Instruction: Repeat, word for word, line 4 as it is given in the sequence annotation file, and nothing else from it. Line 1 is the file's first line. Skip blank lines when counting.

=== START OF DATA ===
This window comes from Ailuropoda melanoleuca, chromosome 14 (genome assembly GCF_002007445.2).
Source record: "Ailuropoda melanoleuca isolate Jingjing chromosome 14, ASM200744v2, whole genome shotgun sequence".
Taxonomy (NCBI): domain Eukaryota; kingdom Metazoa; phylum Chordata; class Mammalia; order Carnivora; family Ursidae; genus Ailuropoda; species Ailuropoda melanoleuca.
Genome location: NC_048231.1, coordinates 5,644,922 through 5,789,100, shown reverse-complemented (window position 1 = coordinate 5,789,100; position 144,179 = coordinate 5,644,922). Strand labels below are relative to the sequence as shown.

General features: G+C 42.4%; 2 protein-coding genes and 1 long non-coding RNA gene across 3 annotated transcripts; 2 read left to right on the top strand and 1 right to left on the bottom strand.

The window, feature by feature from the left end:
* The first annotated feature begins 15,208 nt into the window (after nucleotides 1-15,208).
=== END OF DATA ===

Genome location: NC_048231.1, coordinates 5,644,922 through 5,789,100, shown reverse-complemented (window position 1 = coordinate 5,789,100; position 144,179 = coordinate 5,644,922). Strand labels below are relative to the sequence as shown.